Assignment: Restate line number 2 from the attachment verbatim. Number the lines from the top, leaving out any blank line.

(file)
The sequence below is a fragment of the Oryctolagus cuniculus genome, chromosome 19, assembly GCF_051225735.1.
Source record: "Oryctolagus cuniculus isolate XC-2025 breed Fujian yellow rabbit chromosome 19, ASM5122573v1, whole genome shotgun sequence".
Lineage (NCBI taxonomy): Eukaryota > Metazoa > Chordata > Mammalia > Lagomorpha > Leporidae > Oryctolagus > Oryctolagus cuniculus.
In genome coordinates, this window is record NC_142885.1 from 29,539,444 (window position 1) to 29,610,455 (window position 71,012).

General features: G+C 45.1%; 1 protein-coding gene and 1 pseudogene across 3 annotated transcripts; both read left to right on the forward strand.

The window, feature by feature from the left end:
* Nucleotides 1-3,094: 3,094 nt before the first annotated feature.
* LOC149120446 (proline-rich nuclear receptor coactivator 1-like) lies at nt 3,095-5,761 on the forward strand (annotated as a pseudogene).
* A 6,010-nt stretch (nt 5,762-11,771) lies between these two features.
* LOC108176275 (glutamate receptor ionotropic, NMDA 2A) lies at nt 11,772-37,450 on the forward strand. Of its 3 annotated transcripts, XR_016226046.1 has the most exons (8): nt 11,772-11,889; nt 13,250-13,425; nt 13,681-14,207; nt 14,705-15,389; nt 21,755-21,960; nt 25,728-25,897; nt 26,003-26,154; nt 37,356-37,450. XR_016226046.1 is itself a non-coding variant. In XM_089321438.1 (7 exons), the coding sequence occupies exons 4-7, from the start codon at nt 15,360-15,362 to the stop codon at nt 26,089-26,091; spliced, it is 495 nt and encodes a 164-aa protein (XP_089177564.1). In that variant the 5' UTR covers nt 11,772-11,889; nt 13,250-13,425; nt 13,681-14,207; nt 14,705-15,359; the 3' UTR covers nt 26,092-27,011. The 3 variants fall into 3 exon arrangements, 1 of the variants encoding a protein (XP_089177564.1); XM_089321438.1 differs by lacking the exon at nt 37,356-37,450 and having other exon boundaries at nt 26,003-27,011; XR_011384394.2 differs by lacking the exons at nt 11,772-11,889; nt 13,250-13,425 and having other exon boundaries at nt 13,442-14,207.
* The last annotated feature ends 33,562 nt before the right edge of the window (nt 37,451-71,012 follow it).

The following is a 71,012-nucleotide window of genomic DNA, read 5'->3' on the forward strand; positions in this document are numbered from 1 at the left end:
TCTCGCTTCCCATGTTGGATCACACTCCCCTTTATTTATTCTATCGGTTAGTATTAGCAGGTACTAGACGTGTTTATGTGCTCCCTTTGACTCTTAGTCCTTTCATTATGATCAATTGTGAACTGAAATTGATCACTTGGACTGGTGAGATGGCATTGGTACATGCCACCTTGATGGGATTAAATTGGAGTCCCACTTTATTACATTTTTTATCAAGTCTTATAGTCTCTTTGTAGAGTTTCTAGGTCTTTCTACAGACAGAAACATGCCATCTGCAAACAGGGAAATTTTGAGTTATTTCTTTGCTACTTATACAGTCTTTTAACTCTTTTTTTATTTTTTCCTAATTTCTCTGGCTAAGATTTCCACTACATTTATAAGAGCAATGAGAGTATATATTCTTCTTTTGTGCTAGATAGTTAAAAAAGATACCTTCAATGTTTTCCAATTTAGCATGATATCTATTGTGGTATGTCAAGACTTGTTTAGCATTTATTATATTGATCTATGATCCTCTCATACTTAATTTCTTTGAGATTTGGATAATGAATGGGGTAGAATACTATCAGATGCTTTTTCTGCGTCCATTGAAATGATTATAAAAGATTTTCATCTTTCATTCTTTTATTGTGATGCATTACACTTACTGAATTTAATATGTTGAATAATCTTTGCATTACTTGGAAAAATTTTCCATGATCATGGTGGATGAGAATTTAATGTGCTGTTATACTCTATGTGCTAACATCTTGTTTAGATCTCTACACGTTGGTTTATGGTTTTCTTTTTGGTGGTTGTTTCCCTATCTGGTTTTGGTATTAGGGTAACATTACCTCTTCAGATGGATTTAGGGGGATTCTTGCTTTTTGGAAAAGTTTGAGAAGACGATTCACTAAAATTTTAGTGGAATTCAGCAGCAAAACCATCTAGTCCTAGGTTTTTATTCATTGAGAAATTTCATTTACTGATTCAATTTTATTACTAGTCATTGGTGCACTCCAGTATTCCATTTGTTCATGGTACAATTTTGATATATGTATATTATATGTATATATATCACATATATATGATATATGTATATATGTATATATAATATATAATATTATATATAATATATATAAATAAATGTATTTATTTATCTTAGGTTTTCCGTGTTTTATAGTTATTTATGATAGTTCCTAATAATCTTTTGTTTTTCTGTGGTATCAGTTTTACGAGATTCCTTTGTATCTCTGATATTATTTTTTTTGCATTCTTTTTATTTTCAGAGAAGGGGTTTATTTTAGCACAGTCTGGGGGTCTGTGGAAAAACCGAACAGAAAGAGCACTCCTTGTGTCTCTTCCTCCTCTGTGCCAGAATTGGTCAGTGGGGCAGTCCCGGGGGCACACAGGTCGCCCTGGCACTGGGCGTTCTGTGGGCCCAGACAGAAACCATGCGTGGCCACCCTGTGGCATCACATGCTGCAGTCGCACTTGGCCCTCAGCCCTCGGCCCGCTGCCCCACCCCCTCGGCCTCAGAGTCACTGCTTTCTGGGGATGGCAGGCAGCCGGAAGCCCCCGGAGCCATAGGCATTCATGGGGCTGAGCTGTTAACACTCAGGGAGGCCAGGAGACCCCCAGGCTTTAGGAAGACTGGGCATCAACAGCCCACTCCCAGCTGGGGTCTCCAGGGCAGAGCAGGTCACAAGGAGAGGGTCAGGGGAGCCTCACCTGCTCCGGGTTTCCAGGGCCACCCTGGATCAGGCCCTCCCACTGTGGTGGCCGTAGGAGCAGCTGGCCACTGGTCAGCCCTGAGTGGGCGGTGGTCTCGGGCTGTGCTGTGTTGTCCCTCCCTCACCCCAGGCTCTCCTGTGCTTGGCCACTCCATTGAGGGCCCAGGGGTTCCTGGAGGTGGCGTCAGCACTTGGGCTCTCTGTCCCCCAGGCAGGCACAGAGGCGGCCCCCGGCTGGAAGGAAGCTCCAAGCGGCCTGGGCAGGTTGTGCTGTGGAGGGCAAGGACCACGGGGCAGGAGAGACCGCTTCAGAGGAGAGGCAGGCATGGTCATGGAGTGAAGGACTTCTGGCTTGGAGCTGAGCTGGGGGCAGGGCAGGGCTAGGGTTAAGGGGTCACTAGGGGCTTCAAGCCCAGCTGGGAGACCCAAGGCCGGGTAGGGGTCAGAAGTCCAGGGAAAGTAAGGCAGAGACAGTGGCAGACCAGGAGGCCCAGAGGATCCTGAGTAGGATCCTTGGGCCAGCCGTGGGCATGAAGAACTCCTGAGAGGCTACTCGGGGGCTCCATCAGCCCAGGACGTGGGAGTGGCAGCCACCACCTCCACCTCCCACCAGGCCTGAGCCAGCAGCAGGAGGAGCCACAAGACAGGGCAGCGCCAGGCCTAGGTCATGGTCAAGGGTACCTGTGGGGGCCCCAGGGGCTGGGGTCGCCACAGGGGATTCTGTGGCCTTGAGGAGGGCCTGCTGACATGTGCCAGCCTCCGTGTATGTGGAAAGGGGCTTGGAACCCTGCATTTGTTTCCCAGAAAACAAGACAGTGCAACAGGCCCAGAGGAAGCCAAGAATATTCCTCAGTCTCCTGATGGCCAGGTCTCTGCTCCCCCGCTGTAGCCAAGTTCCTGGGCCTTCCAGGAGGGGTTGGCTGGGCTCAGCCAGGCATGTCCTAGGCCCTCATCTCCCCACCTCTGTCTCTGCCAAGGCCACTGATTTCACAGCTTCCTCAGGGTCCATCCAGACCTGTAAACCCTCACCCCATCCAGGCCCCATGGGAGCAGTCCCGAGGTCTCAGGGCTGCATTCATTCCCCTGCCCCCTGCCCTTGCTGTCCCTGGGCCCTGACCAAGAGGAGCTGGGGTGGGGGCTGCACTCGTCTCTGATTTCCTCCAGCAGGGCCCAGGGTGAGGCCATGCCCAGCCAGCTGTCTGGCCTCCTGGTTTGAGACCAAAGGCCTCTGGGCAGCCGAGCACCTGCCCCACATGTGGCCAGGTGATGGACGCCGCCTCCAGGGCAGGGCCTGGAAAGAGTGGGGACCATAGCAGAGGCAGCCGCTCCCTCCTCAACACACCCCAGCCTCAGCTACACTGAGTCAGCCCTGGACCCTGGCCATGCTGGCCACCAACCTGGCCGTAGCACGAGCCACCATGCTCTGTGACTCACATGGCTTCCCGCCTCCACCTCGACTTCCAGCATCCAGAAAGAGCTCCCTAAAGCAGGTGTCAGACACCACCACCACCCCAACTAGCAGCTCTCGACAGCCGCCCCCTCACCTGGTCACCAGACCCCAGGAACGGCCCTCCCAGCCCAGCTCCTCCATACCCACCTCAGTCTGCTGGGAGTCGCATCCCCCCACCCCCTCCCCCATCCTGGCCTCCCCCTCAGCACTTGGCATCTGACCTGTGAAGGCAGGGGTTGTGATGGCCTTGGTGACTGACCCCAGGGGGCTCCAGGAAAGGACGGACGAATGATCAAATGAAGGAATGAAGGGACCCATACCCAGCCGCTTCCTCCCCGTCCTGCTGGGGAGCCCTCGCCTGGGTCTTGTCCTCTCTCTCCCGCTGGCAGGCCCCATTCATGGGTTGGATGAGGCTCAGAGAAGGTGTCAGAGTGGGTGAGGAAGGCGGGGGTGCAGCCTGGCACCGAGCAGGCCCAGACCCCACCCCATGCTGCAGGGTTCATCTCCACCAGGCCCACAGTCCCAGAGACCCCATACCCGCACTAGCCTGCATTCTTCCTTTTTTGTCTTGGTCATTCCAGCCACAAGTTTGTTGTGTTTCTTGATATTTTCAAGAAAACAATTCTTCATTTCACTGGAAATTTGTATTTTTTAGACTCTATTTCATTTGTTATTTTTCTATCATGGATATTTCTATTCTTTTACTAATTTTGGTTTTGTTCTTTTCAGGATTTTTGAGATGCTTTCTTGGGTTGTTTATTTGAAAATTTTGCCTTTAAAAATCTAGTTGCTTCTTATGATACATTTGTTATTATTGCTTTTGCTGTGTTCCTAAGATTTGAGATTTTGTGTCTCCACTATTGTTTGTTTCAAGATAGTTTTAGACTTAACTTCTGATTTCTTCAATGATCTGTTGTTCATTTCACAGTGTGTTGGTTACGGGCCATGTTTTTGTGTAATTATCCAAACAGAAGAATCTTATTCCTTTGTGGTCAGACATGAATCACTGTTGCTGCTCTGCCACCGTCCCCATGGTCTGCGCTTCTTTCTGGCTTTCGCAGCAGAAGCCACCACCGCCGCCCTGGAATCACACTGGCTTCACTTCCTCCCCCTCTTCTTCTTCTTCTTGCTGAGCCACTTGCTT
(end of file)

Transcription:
Source record: "Oryctolagus cuniculus isolate XC-2025 breed Fujian yellow rabbit chromosome 19, ASM5122573v1, whole genome shotgun sequence".